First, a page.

In my daily quiz posted on Twitter, I posted a question ” Which bank will have 3000 graduate engineers and 200 post graduate engineers joining as clerks ?” The answer of course is SBI. This was based on a news item which appeared in many newspapers including Economic Times.
This may surprise those aspiring to be engineers, and may even cause a rethink among job seekers: Over 3,800 graduate and 200 postgraduate engineers are set to join State Bank of India (SBI) in the clerical cadre.SBI had a year ago advertized for over 27,000 posts in the clerical cadre. While 38 lakh aspirants from across the country applied for the jobs online, 28 lakh of them appeared for the written exam. There were 88,000 successful candidates and 27,000 were finally selected after personal interviews. “It was the biggest such exercise for us,” a senior SBI official said.
The question generated lots of comments on Linkedin, which has prompted me to write this post. This news item has triggered a variety of responses ranging from bewilderment to pity to anger. Some also see this as a positive happening which will bring in innovation in the dull and staid bank clerks’ job.
In my humble opinion, this is a reflection of the Indian job market in 2009-10 just after the slowdown. There is a premium for stability and security. In the minds of Indian middle class, an SBI job, it cannot get safer than that. Secondly, there is a glut of engineers in many states. Private engineering colleges have sprung up in such big numbers that annual output of engineers is nearly seven lakhs. The hope of jobs in the fast growing IT industry is a mirage for many engineering graduates, with IT industries slowing down their recruitment and also giving many a certificate of ‘unemployability’. (Just like Rajiv Gandhi’s famous quote of only 15p out of a rupee spent in Delhi reaching the common man, NASSCOM’s finding (?) that only 15 % of Indian graduates are ’employable’ has been accepted as popular wisdom.)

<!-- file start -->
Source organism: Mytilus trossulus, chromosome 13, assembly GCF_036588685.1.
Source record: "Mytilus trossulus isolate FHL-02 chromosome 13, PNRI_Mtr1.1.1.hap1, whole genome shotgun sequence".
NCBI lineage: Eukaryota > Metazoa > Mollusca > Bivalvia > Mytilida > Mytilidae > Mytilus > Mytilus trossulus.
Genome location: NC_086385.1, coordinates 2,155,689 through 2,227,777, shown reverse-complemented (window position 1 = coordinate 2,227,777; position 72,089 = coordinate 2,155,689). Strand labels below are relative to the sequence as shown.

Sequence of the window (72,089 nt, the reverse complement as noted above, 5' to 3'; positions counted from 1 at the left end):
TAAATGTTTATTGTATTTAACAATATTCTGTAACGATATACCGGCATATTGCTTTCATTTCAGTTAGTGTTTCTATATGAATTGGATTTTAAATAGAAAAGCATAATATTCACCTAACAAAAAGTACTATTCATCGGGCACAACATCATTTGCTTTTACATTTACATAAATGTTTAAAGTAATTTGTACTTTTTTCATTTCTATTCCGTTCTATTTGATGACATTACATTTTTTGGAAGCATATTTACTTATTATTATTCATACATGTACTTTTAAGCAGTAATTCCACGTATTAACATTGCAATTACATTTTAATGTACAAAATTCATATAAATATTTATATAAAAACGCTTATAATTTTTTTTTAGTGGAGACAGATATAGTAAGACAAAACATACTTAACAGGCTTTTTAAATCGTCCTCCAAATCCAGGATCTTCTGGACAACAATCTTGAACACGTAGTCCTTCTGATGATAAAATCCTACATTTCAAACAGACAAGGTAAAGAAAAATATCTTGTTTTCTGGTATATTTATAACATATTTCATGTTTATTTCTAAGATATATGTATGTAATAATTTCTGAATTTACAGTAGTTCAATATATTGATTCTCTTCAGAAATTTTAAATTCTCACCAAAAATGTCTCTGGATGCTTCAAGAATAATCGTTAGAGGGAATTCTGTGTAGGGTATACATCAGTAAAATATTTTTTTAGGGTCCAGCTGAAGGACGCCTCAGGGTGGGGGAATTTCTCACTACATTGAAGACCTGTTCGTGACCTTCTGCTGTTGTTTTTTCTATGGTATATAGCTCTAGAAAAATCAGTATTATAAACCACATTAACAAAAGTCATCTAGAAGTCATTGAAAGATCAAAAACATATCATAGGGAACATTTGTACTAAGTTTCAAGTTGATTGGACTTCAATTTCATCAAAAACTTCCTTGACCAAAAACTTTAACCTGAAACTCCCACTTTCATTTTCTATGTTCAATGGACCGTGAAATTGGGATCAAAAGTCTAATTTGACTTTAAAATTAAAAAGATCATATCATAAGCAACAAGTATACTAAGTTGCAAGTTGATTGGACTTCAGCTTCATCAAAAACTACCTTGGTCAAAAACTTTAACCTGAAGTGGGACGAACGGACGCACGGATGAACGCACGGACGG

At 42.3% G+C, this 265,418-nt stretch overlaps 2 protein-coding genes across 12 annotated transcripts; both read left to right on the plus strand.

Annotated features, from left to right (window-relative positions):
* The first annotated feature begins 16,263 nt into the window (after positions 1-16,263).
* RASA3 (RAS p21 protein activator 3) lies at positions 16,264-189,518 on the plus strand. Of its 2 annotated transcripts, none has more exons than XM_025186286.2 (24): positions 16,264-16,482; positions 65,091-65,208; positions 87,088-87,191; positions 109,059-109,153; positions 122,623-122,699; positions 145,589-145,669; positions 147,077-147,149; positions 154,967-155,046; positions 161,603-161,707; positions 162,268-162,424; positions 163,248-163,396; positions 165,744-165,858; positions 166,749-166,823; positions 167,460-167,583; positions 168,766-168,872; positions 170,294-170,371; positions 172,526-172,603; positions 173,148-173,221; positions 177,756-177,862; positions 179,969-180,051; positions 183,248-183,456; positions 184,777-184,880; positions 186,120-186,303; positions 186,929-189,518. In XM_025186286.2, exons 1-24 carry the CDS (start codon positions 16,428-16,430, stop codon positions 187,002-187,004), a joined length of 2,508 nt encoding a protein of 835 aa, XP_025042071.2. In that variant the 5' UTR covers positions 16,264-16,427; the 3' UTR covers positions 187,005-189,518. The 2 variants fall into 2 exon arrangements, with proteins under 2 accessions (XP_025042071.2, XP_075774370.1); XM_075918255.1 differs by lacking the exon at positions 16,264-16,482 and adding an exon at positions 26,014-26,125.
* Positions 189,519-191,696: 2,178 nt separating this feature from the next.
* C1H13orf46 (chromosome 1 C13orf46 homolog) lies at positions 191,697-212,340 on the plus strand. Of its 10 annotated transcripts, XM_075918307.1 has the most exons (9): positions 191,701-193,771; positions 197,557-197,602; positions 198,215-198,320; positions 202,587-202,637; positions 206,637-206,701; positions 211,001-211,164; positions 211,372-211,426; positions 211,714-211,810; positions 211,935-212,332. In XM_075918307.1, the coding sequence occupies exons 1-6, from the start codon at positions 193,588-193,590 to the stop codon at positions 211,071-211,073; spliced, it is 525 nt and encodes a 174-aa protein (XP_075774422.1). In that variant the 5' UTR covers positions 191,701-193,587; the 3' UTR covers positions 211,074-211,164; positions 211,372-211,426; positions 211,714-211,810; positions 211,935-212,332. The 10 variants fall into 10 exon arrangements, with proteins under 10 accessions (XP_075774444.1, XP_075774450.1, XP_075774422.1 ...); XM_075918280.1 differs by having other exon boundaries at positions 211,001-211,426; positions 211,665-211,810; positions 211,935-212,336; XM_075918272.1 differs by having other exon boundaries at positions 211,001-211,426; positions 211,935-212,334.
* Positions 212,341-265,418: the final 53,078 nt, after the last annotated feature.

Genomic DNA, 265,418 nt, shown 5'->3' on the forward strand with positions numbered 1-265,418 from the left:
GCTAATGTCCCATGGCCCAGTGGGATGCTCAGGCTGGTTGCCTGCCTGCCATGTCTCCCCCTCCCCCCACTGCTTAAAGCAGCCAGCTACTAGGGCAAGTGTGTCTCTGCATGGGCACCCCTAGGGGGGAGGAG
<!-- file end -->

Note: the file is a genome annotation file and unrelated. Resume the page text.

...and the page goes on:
My message to the engineers who have been chosen is , first of all, congratulations. Being in the top 1 % of any national selection is an achievement. The decision to appear in the SBI clerical examination was a pragmatic one, given the circumstances. Now, that you have been selected make the most of it. It is true that a B.Tech or an M.Tech is an overqualification for the clerks’ job. You will have batchmates, who may be less qualified. Instead of sulking about the circumstances , prove that by performance you are more capable than the others. Learn banking and acquire whatever professional qualifications are required for getting promoted in banking.
Please do not look down upon the tasks that are assigned to you, because you think you are overqualified. In many foreign and new generation private sector banks, many of the tasks usually handled by clerks in SBI like being a teller or handling counters in the front desk are handled by MBAs. It is just incidental that they happen to have fancy designations like Asst Manager or AVP and get paid higher. Remember, the private bank jobs carry much higher risks.
As for the recruiter SBI, my opinion is that they have done a great service by recruiting in such big numbers in a poor job market. They have perhaps got a relatively superior batch of clerks which includes so many engineers. Accepting engineering as basic graduation, rather than a specialised professional degree, reflects a pragmatic approach to current Indian reality. Rather, than feeling smug about it, SBI needs to design jobs and create a conducive environment so that these talented clerks are able to perform well. Otherwise, in a growing economy, these engineers would leave them as easily as they have joined.